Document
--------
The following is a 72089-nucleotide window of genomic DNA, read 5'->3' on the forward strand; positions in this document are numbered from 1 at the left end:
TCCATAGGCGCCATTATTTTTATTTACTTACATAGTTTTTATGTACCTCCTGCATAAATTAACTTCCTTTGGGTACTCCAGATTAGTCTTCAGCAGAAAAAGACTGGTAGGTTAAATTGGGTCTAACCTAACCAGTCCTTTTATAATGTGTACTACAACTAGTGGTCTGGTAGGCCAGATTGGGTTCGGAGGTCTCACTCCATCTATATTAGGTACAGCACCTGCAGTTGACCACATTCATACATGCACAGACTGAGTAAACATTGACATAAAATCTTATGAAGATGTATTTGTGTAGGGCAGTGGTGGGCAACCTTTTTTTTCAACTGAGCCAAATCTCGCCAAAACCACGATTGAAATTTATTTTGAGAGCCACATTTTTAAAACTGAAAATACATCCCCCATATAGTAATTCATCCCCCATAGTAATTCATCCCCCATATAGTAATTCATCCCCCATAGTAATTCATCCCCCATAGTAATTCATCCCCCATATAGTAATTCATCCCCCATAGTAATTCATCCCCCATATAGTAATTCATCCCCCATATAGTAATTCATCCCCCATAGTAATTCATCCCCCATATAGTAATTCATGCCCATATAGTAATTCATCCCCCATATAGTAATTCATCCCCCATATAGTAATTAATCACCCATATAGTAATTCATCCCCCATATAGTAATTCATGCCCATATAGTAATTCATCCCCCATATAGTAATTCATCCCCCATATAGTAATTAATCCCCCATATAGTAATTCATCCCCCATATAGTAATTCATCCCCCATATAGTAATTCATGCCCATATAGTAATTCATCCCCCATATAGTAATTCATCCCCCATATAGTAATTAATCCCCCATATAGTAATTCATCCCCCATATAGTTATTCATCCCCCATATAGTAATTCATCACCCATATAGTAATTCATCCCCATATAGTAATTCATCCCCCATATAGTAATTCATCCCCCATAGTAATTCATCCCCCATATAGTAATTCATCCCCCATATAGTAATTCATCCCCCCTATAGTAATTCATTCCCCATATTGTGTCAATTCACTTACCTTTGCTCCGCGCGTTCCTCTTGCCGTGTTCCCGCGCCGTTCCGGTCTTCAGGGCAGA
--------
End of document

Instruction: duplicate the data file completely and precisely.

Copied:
The following is a 72089-nucleotide window of genomic DNA, read 5'->3' on the forward strand; positions in this document are numbered from 1 at the left end:
TCCATAGGCGCCATTATTTTTATTTACTTACATAGTTTTTATGTACCTCCTGCATAAATTAACTTCCTTTGGGTACTCCAGATTAGTCTTCAGCAGAAAAAGACTGGTAGGTTAAATTGGGTCTAACCTAACCAGTCCTTTTATAATGTGTACTACAACTAGTGGTCTGGTAGGCCAGATTGGGTTCGGAGGTCTCACTCCATCTATATTAGGTACAGCACCTGCAGTTGACCACATTCATACATGCACAGACTGAGTAAACATTGACATAAAATCTTATGAAGATGTATTTGTGTAGGGCAGTGGTGGGCAACCTTTTTTTTCAACTGAGCCAAATCTCGCCAAAACCACGATTGAAATTTATTTTGAGAGCCACATTTTTAAAACTGAAAATACATCCCCCATATAGTAATTCATCCCCCATAGTAATTCATCCCCCATATAGTAATTCATCCCCCATAGTAATTCATCCCCCATAGTAATTCATCCCCCATATAGTAATTCATCCCCCATAGTAATTCATCCCCCATATAGTAATTCATCCCCCATATAGTAATTCATCCCCCATAGTAATTCATCCCCCATATAGTAATTCATGCCCATATAGTAATTCATCCCCCATATAGTAATTCATCCCCCATATAGTAATTAATCACCCATATAGTAATTCATCCCCCATATAGTAATTCATGCCCATATAGTAATTCATCCCCCATATAGTAATTCATCCCCCATATAGTAATTAATCCCCCATATAGTAATTCATCCCCCATATAGTAATTCATCCCCCATATAGTAATTCATGCCCATATAGTAATTCATCCCCCATATAGTAATTCATCCCCCATATAGTAATTAATCCCCCATATAGTAATTCATCCCCCATATAGTTATTCATCCCCCATATAGTAATTCATCACCCATATAGTAATTCATCCCCATATAGTAATTCATCCCCCATATAGTAATTCATCCCCCATAGTAATTCATCCCCCATATAGTAATTCATCCCCCATATAGTAATTCATCCCCCCTATAGTAATTCATTCCCCATATTGTGTCAATTCACTTACCTTTGCTCCGCGCGTTCCTCTTGCCGTGTTCCCGCGCCGTTCCGGTCTTCAGGGCAGA